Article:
While “it comes from the Constitution” is more or less a sufficient answer for the limited purposes of this discussion, I think David is (probably inadvertently) scratching at something deeper. I know for me personally, I feel that freedom of speech is a fundamental right whether it is enumerated in the Constitution or not! And in fact, the concept of unenumerated rights is very important when it comes to Substantive Due Process, which is responsible for Roe v. Wade and may very soon be responsible for striking down DOMA — so we don’t want to just shrug and say, “Rights are what are enumerated in the Constitution.” There is more to it than that. There MUST be more to it than that, or else these idiots trying to deny marriage equality can just point to existing legislation and all the court battles end.Saying that fundamental rights were handed down by God is a shitty answer, partially because it’s patently false of course, but also partially because it has the same problems as the “it comes from the Constitution” answer. If God didn’t happen to enumerate a particular right, does it go away? I should say not! “Fundamental rights come from Jeebus” has exactly the same flaws as Divine Command Theory. If it’s whatever the bossman says, then it’s not morality/not fundamental rights. And if morality and/or fundamental rights would be the same even if the magic bossman were wrong about them, then he cannot be the source of them. You are either forced into a rather reprehensible “might makes right” argument (in which case rights such as freedom of speech are even *more* meaningless), or you wind up with a circular argument.A secular case for fundamental rights would take far longer to develop than I have time for, since I have to get in the car right about two minutes ago. I will say that I go a little beyond Richard, in that I don’t think these rights are purely negotiated. I mean, in the end that’s where they come from in practice, but they stem from something deeper, something much more ingrained in what it means to be a member of H. sapiens. Unfortunately — gotta go!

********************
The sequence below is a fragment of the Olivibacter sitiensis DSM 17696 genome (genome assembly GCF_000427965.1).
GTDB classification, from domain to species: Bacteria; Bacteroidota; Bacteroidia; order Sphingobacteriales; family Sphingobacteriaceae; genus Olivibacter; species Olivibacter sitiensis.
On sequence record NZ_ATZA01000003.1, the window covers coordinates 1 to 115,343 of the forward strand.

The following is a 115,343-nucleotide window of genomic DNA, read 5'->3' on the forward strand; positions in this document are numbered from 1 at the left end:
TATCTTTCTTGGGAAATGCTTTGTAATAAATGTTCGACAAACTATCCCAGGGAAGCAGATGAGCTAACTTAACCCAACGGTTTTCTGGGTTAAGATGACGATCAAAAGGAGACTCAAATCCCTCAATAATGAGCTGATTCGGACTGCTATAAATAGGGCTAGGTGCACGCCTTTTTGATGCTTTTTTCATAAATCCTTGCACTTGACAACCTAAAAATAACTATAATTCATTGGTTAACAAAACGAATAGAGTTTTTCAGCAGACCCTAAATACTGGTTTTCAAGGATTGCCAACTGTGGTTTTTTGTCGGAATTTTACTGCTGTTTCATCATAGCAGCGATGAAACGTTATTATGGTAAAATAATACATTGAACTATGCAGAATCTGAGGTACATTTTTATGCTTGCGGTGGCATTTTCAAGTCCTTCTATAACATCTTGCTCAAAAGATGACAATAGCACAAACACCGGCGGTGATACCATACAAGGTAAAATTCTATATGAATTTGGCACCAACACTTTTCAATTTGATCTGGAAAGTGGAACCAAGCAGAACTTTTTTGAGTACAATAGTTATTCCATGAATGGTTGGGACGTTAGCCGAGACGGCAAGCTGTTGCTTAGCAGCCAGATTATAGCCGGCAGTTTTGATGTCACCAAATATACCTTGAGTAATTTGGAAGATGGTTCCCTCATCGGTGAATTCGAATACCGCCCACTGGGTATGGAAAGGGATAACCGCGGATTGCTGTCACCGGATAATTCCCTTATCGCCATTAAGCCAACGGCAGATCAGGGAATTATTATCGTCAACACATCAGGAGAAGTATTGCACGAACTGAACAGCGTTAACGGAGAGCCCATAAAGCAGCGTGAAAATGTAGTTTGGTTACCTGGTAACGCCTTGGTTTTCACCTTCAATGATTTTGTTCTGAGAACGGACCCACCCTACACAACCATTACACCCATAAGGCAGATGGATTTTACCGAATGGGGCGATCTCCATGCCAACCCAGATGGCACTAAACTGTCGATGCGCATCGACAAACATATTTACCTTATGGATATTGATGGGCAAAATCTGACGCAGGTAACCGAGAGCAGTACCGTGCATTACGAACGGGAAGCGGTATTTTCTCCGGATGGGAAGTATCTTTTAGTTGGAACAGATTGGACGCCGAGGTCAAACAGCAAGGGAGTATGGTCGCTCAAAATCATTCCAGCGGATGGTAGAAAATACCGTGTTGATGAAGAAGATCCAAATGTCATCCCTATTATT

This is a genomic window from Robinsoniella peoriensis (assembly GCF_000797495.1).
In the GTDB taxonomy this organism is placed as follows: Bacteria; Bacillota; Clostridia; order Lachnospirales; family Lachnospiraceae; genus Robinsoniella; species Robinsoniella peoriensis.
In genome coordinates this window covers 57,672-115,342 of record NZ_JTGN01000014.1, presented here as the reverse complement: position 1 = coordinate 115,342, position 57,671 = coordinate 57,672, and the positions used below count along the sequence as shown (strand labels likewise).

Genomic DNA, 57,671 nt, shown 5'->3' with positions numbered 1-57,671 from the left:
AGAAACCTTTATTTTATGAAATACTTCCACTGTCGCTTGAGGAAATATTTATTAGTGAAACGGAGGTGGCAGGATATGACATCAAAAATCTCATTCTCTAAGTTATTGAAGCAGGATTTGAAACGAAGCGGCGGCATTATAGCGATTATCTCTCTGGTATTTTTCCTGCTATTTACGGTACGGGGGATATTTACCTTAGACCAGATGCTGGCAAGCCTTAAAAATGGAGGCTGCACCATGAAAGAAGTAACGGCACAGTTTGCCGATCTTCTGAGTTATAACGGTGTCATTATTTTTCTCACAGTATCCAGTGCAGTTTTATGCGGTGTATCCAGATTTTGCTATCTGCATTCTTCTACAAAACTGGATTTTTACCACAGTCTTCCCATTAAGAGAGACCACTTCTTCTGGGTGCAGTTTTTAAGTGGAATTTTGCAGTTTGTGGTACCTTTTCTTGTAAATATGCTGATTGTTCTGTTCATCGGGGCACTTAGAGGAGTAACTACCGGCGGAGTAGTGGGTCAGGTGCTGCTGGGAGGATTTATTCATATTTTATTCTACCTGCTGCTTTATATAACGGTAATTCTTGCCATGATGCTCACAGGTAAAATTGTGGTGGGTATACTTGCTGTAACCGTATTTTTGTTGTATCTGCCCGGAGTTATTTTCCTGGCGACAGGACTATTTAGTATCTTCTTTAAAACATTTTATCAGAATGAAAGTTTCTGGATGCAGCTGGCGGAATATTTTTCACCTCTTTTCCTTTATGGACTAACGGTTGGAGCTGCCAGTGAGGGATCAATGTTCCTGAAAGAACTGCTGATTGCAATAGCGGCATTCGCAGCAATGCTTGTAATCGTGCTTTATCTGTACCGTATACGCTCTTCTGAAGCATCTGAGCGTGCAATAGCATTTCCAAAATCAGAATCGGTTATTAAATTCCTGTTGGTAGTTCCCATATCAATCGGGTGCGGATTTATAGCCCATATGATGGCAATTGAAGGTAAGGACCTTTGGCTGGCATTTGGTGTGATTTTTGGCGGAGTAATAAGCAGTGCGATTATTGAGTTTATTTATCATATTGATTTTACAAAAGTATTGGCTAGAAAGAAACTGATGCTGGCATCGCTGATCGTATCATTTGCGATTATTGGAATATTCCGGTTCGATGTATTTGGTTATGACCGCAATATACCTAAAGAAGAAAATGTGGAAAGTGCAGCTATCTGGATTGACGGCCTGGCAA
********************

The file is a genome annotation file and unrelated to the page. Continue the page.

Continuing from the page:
• oy, love to see Pennsyltucky live up to its name. Hmmmm, I wonder if Capitol Area Transit down here in Harrisburg would accept these ads.

  • wow, just wow…

  • eric

    IANAL, but Justin is probably appealing to the public forum doctrine, which I believe arises out of the establishment part of the 1st amendment. Basically, if the government allows public messaging, it can’t allow some religious messages but not others. It can’t, for instance, allow Hal Lindsay to advertise a pro-christian web site but not allow atheists to advertise their web site. Legal precedents inlude (again, IANAL): Southeastern Promotions v Conrad (1975) Widmar v Vincent (1981) Rosenberger v Univ. of Virginia (1995)Christian Legal Society v Martinez (2010)

  • “holocaust denial, antisemitic, and white supremacist websites”…..YOU BETTER LEARN HOW TO READ BUSTER. I assume you are refering to the articles of the late Joseph Sobran, former editor of National Review, who was vehemently against everything you accuse him of above. Please name the white supremacist websites that Mr. Sobran recommends and any anti-Semitic statements he ever made. Don’t hold you breath!

  • Lukas Xavier

    >I assume you are refering to the articles of the late Joseph SobranWhy would you assume that when Justin explicitly links to the sites he’s referring to?

  • never heard of those sites, much less did i link to them…def